Taxi drivers are a marginalized, large, growing, minority male population with multiple health risks. In New York City (NYC) alone, there are over 50,000 yellow taxi drivers and a similar number of livery drivers. A large majority, 94%, are immigrants, mainly originating from India, Bangladesh, Pakistan, the Dominican Republic, Haiti, and West African countries. Taxi drivers are at great risk for poor health, with increased cardiovascular disease (CVD) and overlapping cancer risk, due to an extremely sedentary lifestyle, high stress, diet, environmental exposures, poor health care access, and safety concerns. Studies in Japan show a higher taxi driver prevalence of myocardial infarction, multi-vessel disease and CVD risk factors (body mass index (BMI), diabetes, smoking, low-density lipoprotein cholesterol levels, and hypertension. Sedentary time is associated with increased CVD mortality, higher triglycerides and insulin resistance, and lower high-density lipoprotein levels, and with increased colon and lung cancer risk. The taxi driver community, while facing tremendous health risk, also has notable assets within it to facilitate driver health. Ten percent of a sample of NYC taxi drivers were teachers in their home countries and there are numerous drivers who held health-related jobs before immigrating. The drivers, through their existing social networks, exchange information about traffic, food vendors, cricket and soccer games, and other news. Their networks have the potential to disseminate health risk reduction information and strategies. Over the past three years, the NIMHD-funded R24 program, the Taxi Network, has developed a robust community-based participatory research (CBPR) infrastructure, which it has utilized to conduct a number of path-breaking pilot translational CBPR research projects. The overall goal of the current Taxi Network proposal, Taxi STEP (Social networks, Technology, and Exercise through Pedometers), is to expand the robust Taxi Network CBPR infrastructure, which taps into the many assets of the taxi driver community, to work towards the elimination of health disparities in this large at-risk group. Taxi STEP is the first full project of the Taxi Network, and is a physical activity promoting, and hence a CVD/cancer risk reduction, study developed through an ongoing, iterative process with the community, built upon extensive preliminary work in this area. Taxi STEP will use an Intervention Mapping approach to effect an increase in physical activity among drivers, and secondarily other healthful behaviors, and will be evaluated using the RE- AIM framework. A randomized controlled trial (RCT) will be used to measure the effectiveness of four different approaches to increasing step counts. The 4 arms include: 1) Health Fairs (HF) + pedometers (PED) (Control); 2) HF/PED + text messaging (mHealth); 3) HF/PED + social network support (SNS); 4) HF/PED + mHealth + SNS. The costs of each approach will also be determined, and a plan to disseminate best practices to the North American taxi driver population will be developed.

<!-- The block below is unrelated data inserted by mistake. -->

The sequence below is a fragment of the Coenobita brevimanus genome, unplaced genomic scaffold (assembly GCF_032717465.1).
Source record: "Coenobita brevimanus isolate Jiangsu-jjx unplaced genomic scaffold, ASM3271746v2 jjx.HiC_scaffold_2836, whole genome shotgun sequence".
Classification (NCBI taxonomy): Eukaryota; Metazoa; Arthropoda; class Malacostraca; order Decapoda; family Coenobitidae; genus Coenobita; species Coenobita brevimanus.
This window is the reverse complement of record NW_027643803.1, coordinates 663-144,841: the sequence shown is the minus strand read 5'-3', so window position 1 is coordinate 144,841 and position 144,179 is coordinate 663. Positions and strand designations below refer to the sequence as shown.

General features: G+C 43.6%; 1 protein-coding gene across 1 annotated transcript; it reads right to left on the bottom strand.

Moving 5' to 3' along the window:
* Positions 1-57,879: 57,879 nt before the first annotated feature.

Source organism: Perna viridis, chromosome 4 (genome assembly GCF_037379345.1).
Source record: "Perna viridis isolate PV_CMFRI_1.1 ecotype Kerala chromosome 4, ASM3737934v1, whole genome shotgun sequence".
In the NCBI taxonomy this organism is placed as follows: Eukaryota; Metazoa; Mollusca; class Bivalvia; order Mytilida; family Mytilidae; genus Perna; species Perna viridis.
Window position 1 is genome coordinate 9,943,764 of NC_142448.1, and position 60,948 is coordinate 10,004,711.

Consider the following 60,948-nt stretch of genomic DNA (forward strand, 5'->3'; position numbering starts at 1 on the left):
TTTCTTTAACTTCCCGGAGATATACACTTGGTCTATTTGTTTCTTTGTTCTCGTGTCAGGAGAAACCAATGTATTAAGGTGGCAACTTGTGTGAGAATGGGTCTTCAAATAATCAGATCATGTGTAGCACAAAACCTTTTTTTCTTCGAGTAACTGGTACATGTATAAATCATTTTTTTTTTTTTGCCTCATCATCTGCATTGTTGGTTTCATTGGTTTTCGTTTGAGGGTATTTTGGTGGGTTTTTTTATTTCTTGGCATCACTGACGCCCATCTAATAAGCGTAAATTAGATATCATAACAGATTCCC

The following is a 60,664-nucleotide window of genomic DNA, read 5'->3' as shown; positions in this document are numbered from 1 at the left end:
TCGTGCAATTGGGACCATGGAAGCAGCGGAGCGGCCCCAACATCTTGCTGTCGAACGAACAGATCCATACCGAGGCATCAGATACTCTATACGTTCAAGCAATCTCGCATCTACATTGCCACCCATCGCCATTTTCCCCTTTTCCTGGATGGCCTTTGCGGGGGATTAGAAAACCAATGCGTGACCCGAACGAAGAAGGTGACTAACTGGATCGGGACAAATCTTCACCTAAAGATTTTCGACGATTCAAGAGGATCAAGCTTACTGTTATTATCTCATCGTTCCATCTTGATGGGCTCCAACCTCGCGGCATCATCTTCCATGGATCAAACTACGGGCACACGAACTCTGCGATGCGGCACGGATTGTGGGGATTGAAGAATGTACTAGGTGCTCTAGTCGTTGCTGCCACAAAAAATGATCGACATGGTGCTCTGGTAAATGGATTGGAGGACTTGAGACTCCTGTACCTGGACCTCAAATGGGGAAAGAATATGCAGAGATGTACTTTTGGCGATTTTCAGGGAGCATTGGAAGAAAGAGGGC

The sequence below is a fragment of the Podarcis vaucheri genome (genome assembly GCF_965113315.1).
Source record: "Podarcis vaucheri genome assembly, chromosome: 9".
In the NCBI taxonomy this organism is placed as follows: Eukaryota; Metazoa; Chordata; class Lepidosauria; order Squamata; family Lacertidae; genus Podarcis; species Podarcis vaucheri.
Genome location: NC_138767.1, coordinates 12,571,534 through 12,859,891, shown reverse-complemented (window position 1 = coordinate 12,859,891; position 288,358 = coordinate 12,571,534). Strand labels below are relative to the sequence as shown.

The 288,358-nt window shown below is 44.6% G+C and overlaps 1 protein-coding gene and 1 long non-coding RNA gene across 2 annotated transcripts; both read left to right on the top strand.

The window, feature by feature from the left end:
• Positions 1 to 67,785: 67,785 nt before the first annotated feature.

Taxi STEP identifies a need in an extremely marginalized population at great risk, New York City taxi drivers, and triangulates a body of compelling prior work to unify key evidence garnered through diverse methodologies on their needs, assets, and tailored approaches to overcome their health risks. Taxi STEP is the first community-based participatory research program of its kind in the U.S. to develop an exercise intervention that is tailored to the specific needs and culture of this large, vulnerable population, reachable through their occupational structures. By harnessing existing social networks and assets found in the driver community to respond to community-identified health needs and priorities, the Taxi STEP program has the potential to significantly shift the paradigm of disease prevention and health promotion activities for the driver population in New York City, and across the nation in key metropolitan areas (Chicago, San Francisco, Washington, DC, etc.).